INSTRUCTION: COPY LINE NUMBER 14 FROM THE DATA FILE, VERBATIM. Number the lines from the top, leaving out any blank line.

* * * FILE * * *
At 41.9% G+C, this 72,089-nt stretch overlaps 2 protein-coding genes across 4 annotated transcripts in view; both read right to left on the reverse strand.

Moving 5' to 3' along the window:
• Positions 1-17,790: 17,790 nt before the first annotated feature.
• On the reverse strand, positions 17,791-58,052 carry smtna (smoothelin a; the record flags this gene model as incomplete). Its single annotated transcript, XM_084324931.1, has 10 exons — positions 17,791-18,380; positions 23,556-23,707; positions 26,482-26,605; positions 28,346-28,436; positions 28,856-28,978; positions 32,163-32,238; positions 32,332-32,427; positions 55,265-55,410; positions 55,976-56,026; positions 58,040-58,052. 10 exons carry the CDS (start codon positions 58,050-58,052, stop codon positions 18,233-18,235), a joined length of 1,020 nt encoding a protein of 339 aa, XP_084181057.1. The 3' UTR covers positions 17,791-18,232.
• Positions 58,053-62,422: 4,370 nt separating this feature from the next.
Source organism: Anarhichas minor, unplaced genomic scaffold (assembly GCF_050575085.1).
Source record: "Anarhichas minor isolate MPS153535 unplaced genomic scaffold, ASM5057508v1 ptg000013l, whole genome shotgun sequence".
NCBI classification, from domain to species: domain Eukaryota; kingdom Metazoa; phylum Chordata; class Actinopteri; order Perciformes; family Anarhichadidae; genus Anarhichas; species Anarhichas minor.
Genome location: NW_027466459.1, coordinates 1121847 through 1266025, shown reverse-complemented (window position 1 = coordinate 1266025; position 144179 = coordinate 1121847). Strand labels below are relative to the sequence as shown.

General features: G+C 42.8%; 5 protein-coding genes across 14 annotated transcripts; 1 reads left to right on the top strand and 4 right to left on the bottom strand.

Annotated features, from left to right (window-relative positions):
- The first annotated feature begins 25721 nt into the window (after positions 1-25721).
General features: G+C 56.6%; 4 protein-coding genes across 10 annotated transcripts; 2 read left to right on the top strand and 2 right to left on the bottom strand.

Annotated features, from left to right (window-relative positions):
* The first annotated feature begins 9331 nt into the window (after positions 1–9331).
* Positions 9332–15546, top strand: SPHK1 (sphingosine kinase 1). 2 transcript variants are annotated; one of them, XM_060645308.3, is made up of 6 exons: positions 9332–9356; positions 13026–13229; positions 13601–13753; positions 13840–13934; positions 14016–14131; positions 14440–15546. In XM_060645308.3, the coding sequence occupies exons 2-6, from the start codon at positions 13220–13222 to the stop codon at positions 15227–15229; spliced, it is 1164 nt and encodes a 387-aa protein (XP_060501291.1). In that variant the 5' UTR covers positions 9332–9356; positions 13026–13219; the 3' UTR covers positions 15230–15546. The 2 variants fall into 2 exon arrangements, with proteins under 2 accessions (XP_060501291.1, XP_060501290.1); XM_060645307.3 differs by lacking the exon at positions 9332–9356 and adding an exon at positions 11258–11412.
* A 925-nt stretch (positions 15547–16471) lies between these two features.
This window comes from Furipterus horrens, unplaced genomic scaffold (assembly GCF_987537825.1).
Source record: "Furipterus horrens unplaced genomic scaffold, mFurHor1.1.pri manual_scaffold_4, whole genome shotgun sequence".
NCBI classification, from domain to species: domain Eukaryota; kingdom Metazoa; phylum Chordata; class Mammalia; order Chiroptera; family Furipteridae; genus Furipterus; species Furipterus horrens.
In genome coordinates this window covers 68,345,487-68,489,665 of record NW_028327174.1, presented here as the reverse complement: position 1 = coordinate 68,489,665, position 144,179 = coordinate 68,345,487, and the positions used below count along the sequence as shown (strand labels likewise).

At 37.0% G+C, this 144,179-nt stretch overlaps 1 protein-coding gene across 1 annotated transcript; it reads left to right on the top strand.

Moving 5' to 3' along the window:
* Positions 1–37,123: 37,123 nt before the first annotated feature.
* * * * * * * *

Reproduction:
Annotated features, from left to right (window-relative positions):